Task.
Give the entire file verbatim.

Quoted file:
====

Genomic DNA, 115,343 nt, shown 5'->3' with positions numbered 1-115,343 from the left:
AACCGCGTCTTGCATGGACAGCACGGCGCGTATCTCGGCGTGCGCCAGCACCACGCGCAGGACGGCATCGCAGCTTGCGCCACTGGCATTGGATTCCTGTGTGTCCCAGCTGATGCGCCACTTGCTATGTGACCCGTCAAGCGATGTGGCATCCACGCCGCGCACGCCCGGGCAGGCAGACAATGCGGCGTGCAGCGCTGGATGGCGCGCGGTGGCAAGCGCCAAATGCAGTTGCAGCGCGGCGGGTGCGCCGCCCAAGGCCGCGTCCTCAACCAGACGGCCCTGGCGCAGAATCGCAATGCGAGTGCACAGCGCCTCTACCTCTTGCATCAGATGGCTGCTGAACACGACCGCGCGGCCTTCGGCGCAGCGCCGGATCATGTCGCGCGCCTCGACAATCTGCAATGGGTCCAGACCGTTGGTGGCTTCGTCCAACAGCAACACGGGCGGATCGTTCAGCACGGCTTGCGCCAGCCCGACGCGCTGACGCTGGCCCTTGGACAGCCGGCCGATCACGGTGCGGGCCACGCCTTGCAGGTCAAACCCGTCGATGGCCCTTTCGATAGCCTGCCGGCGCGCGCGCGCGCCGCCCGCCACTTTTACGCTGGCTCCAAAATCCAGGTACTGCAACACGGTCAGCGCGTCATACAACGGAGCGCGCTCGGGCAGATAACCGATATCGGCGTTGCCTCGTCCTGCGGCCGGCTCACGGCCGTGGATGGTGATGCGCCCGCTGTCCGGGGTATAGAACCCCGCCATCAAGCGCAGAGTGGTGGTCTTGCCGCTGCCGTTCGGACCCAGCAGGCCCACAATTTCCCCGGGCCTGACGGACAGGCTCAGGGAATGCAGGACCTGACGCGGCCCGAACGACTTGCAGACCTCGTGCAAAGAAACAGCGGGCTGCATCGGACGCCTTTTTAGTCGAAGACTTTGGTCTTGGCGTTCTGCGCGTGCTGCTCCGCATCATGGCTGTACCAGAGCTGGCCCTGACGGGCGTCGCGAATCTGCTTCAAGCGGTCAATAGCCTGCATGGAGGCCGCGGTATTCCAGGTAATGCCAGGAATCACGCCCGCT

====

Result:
Genomic DNA, 115,343 nt, shown 5'->3' with positions numbered 1-115,343 from the left:
AACCGCGTCTTGCATGGACAGCACGGCGCGTATCTCGGCGTGCGCCAGCACCACGCGCAGGACGGCATCGCAGCTTGCGCCACTGGCATTGGATTCCTGTGTGTCCCAGCTGATGCGCCACTTGCTATGTGACCCGTCAAGCGATGTGGCATCCACGCCGCGCACGCCCGGGCAGGCAGACAATGCGGCGTGCAGCGCTGGATGGCGCGCGGTGGCAAGCGCCAAATGCAGTTGCAGCGCGGCGGGTGCGCCGCCCAAGGCCGCGTCCTCAACCAGACGGCCCTGGCGCAGAATCGCAATGCGAGTGCACAGCGCCTCTACCTCTTGCATCAGATGGCTGCTGAACACGACCGCGCGGCCTTCGGCGCAGCGCCGGATCATGTCGCGCGCCTCGACAATCTGCAATGGGTCCAGACCGTTGGTGGCTTCGTCCAACAGCAACACGGGCGGATCGTTCAGCACGGCTTGCGCCAGCCCGACGCGCTGACGCTGGCCCTTGGACAGCCGGCCGATCACGGTGCGGGCCACGCCTTGCAGGTCAAACCCGTCGATGGCCCTTTCGATAGCCTGCCGGCGCGCGCGCGCGCCGCCCGCCACTTTTACGCTGGCTCCAAAATCCAGGTACTGCAACACGGTCAGCGCGTCATACAACGGAGCGCGCTCGGGCAGATAACCGATATCGGCGTTGCCTCGTCCTGCGGCCGGCTCACGGCCGTGGATGGTGATGCGCCCGCTGTCCGGGGTATAGAACCCCGCCATCAAGCGCAGAGTGGTGGTCTTGCCGCTGCCGTTCGGACCCAGCAGGCCCACAATTTCCCCGGGCCTGACGGACAGGCTCAGGGAATGCAGGACCTGACGCGGCCCGAACGACTTGCAGACCTCGTGCAAAGAAACAGCGGGCTGCATCGGACGCCTTTTTAGTCGAAGACTTTGGTCTTGGCGTTCTGCGCGTGCTGCTCCGCATCATGGCTGTACCAGAGCTGGCCCTGACGGGCGTCGCGAATCTGCTTCAAGCGGTCAATAGCCTGCATGGAGGCCGCGGTATTCCAGGTAATGCCAGGAATCACGCCCGCT